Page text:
Having a Baby In Paris
We have been standing on Ave des Invalides for for twenty minutes, waiting for the bus to arrive. I’m an AIt is an exceptionally cold day in early Janurary and I worry that five month old La Petite isn’t warm enough, even bundled into her snowsuit and wrapped in a blanket. She looks like a tiny Michelin man. I hop up and down, pushing her poussette in a circle to keep her from crying. Finally the bus arrives. I stand in front of the entrance to the back door, where it is large enough to board with a stroller. The door doesn’t open. A man dressed in a business suit signals to the driver to open the back door for me. Still nothing. What is going on? I push La Petite’s poussette to the front entrance and indicate that the driver should open the back door. He shakes his head “no”..
What does he mean “no”? I’m standing here with a baby stroller, and he won’t open the door?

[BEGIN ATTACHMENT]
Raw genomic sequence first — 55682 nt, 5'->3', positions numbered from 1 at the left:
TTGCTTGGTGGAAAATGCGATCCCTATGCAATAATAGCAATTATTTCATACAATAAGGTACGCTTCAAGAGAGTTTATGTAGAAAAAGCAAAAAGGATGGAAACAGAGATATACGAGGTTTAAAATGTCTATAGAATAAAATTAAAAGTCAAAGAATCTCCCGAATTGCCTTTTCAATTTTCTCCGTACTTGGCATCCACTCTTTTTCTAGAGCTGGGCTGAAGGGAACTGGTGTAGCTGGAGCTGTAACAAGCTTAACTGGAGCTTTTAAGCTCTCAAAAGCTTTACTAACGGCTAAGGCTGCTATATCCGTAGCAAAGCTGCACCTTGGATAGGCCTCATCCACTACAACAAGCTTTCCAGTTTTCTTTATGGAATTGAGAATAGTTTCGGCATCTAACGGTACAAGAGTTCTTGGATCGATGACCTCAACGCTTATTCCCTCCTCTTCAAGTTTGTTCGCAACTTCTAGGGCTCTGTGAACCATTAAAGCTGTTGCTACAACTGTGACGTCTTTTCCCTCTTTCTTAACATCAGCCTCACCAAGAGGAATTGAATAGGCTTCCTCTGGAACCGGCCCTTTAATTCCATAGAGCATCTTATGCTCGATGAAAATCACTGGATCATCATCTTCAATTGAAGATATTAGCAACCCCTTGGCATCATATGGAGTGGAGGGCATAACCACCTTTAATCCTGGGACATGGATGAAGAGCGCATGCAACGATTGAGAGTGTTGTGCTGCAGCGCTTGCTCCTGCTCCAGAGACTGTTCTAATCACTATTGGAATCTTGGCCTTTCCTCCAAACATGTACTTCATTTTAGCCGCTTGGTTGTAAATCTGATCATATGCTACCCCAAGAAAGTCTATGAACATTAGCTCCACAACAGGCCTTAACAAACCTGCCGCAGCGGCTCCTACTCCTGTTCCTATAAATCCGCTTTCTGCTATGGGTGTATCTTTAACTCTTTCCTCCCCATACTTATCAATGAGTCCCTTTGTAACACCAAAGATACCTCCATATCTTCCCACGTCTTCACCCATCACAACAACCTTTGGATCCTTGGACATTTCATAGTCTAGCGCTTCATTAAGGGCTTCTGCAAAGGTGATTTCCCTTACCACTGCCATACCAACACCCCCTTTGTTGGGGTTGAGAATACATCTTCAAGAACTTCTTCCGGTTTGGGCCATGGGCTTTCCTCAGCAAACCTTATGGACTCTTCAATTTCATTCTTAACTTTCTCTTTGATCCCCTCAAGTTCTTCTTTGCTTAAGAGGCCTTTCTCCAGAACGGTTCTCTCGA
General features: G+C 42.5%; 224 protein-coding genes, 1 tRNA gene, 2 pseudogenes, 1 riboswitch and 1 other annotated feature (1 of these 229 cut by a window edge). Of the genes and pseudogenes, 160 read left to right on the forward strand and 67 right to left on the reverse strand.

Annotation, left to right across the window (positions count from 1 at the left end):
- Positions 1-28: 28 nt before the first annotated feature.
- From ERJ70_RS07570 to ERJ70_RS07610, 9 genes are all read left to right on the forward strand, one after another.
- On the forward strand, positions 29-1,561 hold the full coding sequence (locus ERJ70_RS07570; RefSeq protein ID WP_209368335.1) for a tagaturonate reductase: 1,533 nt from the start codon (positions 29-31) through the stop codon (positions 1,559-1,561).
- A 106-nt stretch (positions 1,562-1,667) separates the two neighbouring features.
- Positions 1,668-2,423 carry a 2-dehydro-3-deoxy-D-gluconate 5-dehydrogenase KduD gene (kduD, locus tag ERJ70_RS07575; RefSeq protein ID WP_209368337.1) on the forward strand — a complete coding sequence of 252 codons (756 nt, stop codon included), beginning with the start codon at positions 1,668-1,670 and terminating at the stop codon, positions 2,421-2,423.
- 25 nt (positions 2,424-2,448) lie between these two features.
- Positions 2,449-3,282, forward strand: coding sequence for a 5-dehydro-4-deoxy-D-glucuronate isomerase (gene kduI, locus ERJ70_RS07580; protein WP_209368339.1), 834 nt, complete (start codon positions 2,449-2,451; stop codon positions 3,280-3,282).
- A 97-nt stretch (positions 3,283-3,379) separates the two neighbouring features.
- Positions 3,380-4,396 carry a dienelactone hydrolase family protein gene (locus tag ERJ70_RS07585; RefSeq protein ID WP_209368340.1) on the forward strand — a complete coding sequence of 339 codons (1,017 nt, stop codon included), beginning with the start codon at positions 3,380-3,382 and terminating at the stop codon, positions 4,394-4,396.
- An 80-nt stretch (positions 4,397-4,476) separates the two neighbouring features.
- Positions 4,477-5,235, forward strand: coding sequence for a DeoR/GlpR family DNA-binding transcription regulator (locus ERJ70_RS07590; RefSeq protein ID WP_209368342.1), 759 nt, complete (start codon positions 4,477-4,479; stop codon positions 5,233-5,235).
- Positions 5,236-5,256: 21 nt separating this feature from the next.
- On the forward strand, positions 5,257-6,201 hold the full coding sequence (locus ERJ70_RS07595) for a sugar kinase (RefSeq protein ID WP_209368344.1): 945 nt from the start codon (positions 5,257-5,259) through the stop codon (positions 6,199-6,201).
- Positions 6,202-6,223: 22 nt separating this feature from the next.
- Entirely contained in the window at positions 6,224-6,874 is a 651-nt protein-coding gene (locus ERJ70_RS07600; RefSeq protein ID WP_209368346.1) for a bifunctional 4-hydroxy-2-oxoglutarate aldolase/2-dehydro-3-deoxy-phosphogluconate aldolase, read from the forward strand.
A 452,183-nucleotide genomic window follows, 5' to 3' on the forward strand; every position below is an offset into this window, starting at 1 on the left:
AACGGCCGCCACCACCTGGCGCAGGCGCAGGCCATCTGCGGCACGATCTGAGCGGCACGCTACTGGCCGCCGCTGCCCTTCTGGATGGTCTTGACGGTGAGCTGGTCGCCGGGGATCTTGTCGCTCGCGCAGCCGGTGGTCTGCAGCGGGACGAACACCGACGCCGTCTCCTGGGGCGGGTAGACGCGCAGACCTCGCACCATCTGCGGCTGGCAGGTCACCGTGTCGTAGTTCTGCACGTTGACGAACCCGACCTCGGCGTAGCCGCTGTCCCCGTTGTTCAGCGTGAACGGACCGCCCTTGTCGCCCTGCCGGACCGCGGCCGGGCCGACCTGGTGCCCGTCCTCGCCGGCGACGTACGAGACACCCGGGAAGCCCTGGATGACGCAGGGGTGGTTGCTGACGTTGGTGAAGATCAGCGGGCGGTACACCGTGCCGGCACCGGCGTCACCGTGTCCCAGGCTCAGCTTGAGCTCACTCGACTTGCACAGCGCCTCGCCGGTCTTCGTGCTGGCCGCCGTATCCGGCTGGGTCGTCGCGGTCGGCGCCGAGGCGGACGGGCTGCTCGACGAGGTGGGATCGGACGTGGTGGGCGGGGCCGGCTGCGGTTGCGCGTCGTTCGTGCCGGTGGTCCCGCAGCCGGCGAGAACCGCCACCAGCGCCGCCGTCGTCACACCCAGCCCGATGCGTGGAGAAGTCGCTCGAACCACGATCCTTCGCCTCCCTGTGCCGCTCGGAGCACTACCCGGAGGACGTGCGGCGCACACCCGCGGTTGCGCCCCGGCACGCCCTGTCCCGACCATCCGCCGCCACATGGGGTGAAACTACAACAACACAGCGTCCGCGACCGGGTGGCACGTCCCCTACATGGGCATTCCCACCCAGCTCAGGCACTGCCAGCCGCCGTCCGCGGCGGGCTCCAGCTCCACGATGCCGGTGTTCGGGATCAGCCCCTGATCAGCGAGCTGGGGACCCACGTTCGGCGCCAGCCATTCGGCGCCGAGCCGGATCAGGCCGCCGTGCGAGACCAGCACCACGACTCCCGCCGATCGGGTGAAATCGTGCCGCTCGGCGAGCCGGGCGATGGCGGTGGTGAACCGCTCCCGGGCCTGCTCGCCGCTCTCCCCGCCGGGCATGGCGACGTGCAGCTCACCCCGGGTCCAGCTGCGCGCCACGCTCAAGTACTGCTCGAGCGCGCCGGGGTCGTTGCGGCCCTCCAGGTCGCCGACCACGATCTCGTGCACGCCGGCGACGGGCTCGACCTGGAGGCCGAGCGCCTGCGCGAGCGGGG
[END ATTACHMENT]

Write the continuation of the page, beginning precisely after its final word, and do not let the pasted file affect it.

. He opens the front door and gives me a pointed look, “There are two pousettes already. That is the limit. You will have to wait for the next bus.” . Shit. Is he kidding me? It’s the coldest day of the year! I can’t stand out here with a five month old waiting for a bus. . The driver closes the doors, and I swear under my breath, taking off at a slow jog down the street. . My stomach starts to churn. I am a good 45 minute walk from home. I can’t take the metro because there is no way I can maneuver this gigantic stroller down the stairs and through the turnstyle. The poussette is too large to load into the back of a taxi, even if I could hail one. My pulse races, more due to panic than to the fast pace at which I am now bolting down the street. I would enjoy the walk home if I were on my own, But right now I am afraid of freezing my precious little baby. What kind of mother am I, subjecting her to such extreme cold? True, we are in Paris, not Antarctica, but it feels very cold. Damp cold. Bone chilling cold. Of course she is dressed in her snowsuit and blanket, but what about her little exposed face? I feel like a horrible mother. I should have kept her at home, in the cozy warmth of our apartment. It was only due to my own need for social interaction that I dragged her out on the coldest day of the year. I try and reassure myself that people all over the world live in colder temperatures than this. Minnesota, for example, is extremely cold. But I doubt moms walk their babies in strollers outside. I’m sure they drive them around in heated minivans. Alaska is cold. Don’t people plug in their cars to keep them from freezing? What about Eskimos? Now, there is a culture that survives extreme cold. Somehow, thinking of Eskimos while racing down the streets of Paris, pushing Isabelle’s poussette, is not reassuring me. . So here I am, stranded on Avenue des Invalides….freezing. At least it’s not raining. I jog down the street, hoping that the next bus comes along soon. Luckily, I only have to jog two stops before the next bus 28 pulls over. This time, the back door opens, and I manage to wheel the giant pram on, parking it in the “poussette” section. . The bus is jam packed, since it is now heavy commute hour. The ticket stamper is in the front of the bus. I look at the unstamped ticket in my hand. There is no way I can fight my way to the front of the bus, through the wall-to-wall mass of passengers, while the bus is swerving back and forth. This route has got to be the windiest in all of Paris. Every few seconds, the bus swerves. All of the passengers are thrown to the right and then the left. I make sure the poussette’s brakes are tightly locked, holding onto the handlebar just in case. I certainly can’t leave my baby in the poussette, swerving back and forth while I try and jostle my way through the crowd to reach the machine. I’ll have to just wait until it clears out a bit and I can run up and back during a stop at the light. . While I am contemplating my situation, a hand taps me on the shoulder, “Madame, votre billet?” . I turn to see a woman in a navy Parisian Metro Transport uniform scowling at me. I hand her my unstamped ticket. . “But this is not stamped. You have not validated your ticket.” . “No. I have been unable to leave the poussette while the bus is so crowded and swerving,” I decide to reply in English in my most American accent. . “This is an infraction of the rules. C’est interdit!” Her scowl deepens. . I indicate the stroller. La Petite is happily making goo-goo eyes at the stern woman who doesn’t even smile back. Who doesn’t return a smile from an infant? Only in Paris. “I have a ticket. I have been unable to validate it.” I am starting to get angry now, “How am I supposed to stamp it when the machine is located in the front of the bus, the bus is filled with people and I have a baby in a stroller?” . “You have not validated your ticket, Madame. That is an infraction,” the broken record continues. . She takes out her ticket pad. Is she actually going to write me a ticket? I am slightly curious about how one issues a ticket to a person, not a vehicle. It’s not like I am wearing a license plate. How is she going to trace it? As curious as I am, I really do not want to be ticketed. I continue to play the Dumb Tourist, though I am actually wondering how the hell I am supposed to get this ticket stamped without leaving the poussette. . “You must leave the poussette, make your way to the front of the bus and validate your ticket. Or, you should ascend the bus properly, from the front, validate the ticket and proceed to the back,” she explains in monotone. I am beginning to think that perhaps she is part robot, like in one of the Shwarznager movies. She shows no sign of emotion. . I am about to explode. How can I possibly board the bus from the front? Is she blind to the fact that SUV size poussette that will only fit through the double doors in the back? Does she actually expect me to leave an infant unattended in a rocking bus while I push my way to the front to stamp a damn ticket? I have an idea: put the damn ticket machine in the back of the bus near the rear entry door! I am about to explode when I check myself, and will myself to reign in my anger. Getting into a head-on fight with the Transport Police is probably not going to do me any good. I just want to get home. So I choke down my fury, paste a smile on my face and reply in the calmest tone I can muster, “I did not realize it was interdit, Madame. This is my first time on the bus. I am visiting a friend. I have bought a ticket. I did not realize it must be validated immediately.” . She peers at me, almost squinting. What has happened to this lady to make her so downright mean? She considers the situation as if she was a judge presiding over a national case. “I will forgive the infraction this one time. This is your warning. You must validate the ticket immediately next time.” . I peer out the window and am relieved to see that we have reached our stop. Well, not quite our stop, but only two stops away. Close enough. Time to get off. . “Merci, Madame,” I hastily unlock the poussette’s brakes and begin the ungraceful task of maneuvering the beast out the door, jostling the crowd as I go. Safely on the pavement, I suck in a breath of cold air. Still shaking with a combination of anger, embarrassment and vulnerability I run down Ave du Maine, heading to our apartment, Isabelle bouncing along in the poussette, clearly enjoying the ride. . I have barely made it up the two flights of stairs and into our apartment before I burst into tears. I just feel so vulnerable. Why are people here so mean? Why does no one ever smile? Sometimes I just feel so alone. . I look down at La Petite’s sweet little face. We are collapsed on the sofa, her little lips immediately latched onto my boob, famished after the journey. She is sucking away like a starving person. I am completely worn out. I had hoped that the playgroup might provide some new friends for me. Or at least some other moms I could relate to. Instead I feel even more isolated. The run-in with the French Transport Bitch was just the icing on the cake. All I want to do is hide. The cold weather only reinfores the cold shoulder I feel so often here in France. If only La Petite and I were bears, we could hibernate through the winter and come out in the spring, when things are bound to be better.